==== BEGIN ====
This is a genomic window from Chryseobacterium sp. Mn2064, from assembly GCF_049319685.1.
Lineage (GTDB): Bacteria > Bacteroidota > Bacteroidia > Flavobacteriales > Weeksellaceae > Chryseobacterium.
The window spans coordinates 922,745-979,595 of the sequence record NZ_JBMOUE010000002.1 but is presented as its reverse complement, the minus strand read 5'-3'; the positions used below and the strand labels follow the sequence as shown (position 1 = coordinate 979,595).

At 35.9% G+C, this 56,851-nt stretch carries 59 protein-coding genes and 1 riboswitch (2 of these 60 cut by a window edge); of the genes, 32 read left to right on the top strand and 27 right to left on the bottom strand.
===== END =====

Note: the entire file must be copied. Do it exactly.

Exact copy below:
This is a genomic window from Chryseobacterium sp. Mn2064, from assembly GCF_049319685.1.
Lineage (GTDB): Bacteria > Bacteroidota > Bacteroidia > Flavobacteriales > Weeksellaceae > Chryseobacterium.
The window spans coordinates 922,745-979,595 of the sequence record NZ_JBMOUE010000002.1 but is presented as its reverse complement, the minus strand read 5'-3'; the positions used below and the strand labels follow the sequence as shown (position 1 = coordinate 979,595).

At 35.9% G+C, this 56,851-nt stretch carries 59 protein-coding genes and 1 riboswitch (2 of these 60 cut by a window edge); of the genes, 32 read left to right on the top strand and 27 right to left on the bottom strand.